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Is freehold better than leasehold?

Anya GairAnya Gair
Last Updated 13 March 2024

If you’re hunting for your first home, you’ve probably come across the terms freehold and leasehold. To help you in your property search, we’ve outlined to pros and cons and buying freehold and leasehold to help you work out what property type is right for you.

In this guide

What are the pros of a freehold?

  • It’s all yours to do what you want. You’ll own the property, and the land it’s built on
  • You don’t have to pay for ground rent, admin fees or service charges.
  • There’s no time limit (lease) to consider - you’ll own the property for as long as you wish.

What are the cons of a freehold?

  • Freeholds can be more expensive to buy than a leasehold property because you are building the property and the land it’s on indefinitely.
  • You are responsible for maintenance, including paying for every repair, every crack in the wall, and every plumbing emergency. It’s all on you to organise and pay for gulp.

What are the pros of a leasehold?

  • You’re not responsible for maintaining or managing the communal areas and the land — that’s the freeholder’s job. This means you won’t have to pay out for big things like structural plumbing, or a leaky roof.
  • Leaseholds can be cheaper to buy than a freehold property. Some first-time home buyers opt for a leasehold because they know they aren’t going to stay in that home for a long time. It’s a (typically) more affordable first step on the property ladder.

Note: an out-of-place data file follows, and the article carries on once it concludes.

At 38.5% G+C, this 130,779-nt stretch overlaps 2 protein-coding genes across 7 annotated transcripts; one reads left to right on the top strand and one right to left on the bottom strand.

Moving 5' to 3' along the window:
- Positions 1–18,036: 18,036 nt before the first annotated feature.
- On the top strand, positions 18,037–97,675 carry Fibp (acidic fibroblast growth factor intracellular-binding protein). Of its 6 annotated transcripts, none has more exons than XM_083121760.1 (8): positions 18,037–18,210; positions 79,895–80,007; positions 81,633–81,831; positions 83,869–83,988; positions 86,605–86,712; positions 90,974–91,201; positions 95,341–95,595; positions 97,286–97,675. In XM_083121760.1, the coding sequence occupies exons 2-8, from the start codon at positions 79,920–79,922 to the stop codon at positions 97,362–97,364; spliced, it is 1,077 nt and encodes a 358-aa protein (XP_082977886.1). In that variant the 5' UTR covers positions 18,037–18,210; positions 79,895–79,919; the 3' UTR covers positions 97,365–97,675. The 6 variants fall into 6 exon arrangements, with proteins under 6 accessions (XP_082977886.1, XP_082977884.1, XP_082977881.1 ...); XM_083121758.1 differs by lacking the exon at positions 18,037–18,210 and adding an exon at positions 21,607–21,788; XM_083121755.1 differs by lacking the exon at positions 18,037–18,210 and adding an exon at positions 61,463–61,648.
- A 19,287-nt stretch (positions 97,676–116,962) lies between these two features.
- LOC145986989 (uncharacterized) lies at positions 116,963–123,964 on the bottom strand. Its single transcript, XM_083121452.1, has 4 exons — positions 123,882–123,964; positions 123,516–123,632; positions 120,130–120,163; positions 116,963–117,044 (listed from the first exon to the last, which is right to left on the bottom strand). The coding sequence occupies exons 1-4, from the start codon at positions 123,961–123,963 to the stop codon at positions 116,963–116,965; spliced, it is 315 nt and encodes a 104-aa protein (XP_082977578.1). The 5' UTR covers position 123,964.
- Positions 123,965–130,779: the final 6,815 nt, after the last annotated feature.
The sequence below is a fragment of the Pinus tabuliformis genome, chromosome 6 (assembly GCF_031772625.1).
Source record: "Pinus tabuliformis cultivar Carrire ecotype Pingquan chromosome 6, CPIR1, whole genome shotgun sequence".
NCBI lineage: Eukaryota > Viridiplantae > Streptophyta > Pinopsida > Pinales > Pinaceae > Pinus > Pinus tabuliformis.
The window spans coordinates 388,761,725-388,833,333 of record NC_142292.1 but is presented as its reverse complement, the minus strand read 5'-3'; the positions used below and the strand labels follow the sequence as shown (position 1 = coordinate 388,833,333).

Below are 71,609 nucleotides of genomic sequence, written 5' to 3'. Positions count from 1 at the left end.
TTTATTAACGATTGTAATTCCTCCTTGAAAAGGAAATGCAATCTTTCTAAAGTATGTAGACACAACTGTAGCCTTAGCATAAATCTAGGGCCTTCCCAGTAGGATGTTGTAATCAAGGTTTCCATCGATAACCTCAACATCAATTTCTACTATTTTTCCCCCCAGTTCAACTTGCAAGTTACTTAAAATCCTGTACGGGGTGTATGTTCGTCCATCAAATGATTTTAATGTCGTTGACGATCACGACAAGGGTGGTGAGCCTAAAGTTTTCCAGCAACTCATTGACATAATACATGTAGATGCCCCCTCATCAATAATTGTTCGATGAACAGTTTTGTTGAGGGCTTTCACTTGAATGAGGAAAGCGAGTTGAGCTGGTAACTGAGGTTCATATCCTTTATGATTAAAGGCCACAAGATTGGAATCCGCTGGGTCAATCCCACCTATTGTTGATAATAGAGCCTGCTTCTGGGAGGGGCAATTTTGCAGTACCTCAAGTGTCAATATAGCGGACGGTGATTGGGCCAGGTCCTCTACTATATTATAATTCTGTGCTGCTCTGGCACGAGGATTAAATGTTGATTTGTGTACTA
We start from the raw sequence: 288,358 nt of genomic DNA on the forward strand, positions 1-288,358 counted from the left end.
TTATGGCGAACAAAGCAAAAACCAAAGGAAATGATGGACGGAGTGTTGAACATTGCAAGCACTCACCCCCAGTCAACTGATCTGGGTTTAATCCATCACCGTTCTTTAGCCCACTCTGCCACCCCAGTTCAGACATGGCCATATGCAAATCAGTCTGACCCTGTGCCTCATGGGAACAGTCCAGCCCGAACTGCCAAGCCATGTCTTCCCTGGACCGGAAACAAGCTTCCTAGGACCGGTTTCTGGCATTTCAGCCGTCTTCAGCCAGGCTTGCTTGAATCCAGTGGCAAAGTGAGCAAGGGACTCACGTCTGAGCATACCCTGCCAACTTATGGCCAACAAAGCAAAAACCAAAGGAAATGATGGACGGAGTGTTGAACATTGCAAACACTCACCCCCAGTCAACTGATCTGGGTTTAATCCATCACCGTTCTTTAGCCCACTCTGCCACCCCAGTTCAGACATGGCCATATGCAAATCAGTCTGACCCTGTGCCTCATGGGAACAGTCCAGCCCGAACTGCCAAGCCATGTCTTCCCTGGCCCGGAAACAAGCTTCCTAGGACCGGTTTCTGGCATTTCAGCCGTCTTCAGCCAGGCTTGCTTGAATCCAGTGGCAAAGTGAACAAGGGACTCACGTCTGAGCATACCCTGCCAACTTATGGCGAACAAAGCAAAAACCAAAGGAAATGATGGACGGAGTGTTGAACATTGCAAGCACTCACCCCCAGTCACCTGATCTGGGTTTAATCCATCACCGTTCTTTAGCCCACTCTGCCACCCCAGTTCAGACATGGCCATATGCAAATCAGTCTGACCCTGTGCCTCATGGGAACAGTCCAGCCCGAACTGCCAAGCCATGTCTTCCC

• You have the right to ask your landlord for a lease extension. Previously, this would have been costly, but under new laws leasehold properties will be given a new right to extend their lease at zero ground rent.

What are the cons of a leasehold?

  • You typically have to pay ground rent and service charges on a leasehold property, which can make purchasing a leasehold much more expensive than you originally thought.
  • The freeholder can decide to increase the ground rent, or service charge whenever they like.
  • You have to give the property back once the lease ends.
  • The freeholder can deny your request for a lease extension.
  • It can be more difficult to get a mortgage on a property with a lease that’s under 80 years.
  • It can also be harder to sell a property with a lease that’s under 80 years.
  • As the lease gets shorter, the value of the property can go down too.
  • There can sometimes be restrictions around things like subletting, running a business on-site, or making structural changes.

So which one is better, freehold or leasehold?

The bottom line is that buying a freehold can be more straightforward than buying a leasehold, since you’re the only owner. The land (and the responsibility to keep it up) is all yours, but you also have full control of everything.

Buying a leasehold can be beneficial for first-time buyers as they are often cheaper than freehold properties — just more sure to read the fine print before you put in an offer!

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